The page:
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Journal for Biophysical Chemistry

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Biosensors based on surface plasmon-enhanced fluorescence spectroscopy (Review)

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Abstract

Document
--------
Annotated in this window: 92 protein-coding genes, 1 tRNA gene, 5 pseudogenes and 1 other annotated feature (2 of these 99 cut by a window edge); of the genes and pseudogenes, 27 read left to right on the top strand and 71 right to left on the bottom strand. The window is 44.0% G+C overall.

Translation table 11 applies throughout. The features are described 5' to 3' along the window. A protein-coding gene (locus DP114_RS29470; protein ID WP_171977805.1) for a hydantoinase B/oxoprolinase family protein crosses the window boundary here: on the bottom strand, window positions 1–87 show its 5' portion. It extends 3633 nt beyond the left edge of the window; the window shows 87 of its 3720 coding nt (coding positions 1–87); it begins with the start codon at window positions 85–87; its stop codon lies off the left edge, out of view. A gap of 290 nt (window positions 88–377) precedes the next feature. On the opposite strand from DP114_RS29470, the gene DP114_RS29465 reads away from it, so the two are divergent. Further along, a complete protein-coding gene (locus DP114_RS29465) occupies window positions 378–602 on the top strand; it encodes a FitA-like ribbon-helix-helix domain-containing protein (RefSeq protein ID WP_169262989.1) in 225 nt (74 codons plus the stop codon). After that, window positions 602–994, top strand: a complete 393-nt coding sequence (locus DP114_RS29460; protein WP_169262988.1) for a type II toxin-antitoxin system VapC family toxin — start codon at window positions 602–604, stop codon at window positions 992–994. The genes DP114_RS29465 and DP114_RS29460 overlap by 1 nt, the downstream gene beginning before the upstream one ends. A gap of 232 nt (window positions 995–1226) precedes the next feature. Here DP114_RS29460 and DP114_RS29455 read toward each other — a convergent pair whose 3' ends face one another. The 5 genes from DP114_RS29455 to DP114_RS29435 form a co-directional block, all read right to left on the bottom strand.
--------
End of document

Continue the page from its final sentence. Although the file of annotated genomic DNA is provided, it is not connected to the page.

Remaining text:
The implementation of surface plasmon-enhanced fluorescence spectroscopy (SPFS) to surface plasmon resonance (SPR) biosensors enables increasing their sensitivity by several orders of magnitude. In SPR-based biosensors, surface plasmons probe the binding of target molecules contained in a liquid sample by their affinity partners attached to a metallic sensor surface. SPR biosensors relying on the detection of refractive index changes allow for direct observation of the binding of large and medium size molecules that produces sufficiently large refractive index changes. In SPR biosensors exploiting SPFS, the capture of fluorophore-labeled molecules to the sensor surface is observed by the detection of fluorescence light emitted from the surface. This technique takes advantage of the enhanced intensity of electromagnetic field accompanied with the resonant excitation of surface plasmons. The interaction with surface plasmons can greatly increase the measured fluorescence signal through enhancing the excitation rate of fluorophores and by more efficient collecting of fluorescence light. SPFS-based biosensors were shown to enable the analysis of samples with extremely low analyte concentrations and the detection of small molecules. In this review, we describe the fundamental principles, implementations, and current state of the art applications of SPFS biosensors. This review focuses on SPFS-based biosensors employing the excitation of surface plasmons on continuous metal-dielectric interfaces.

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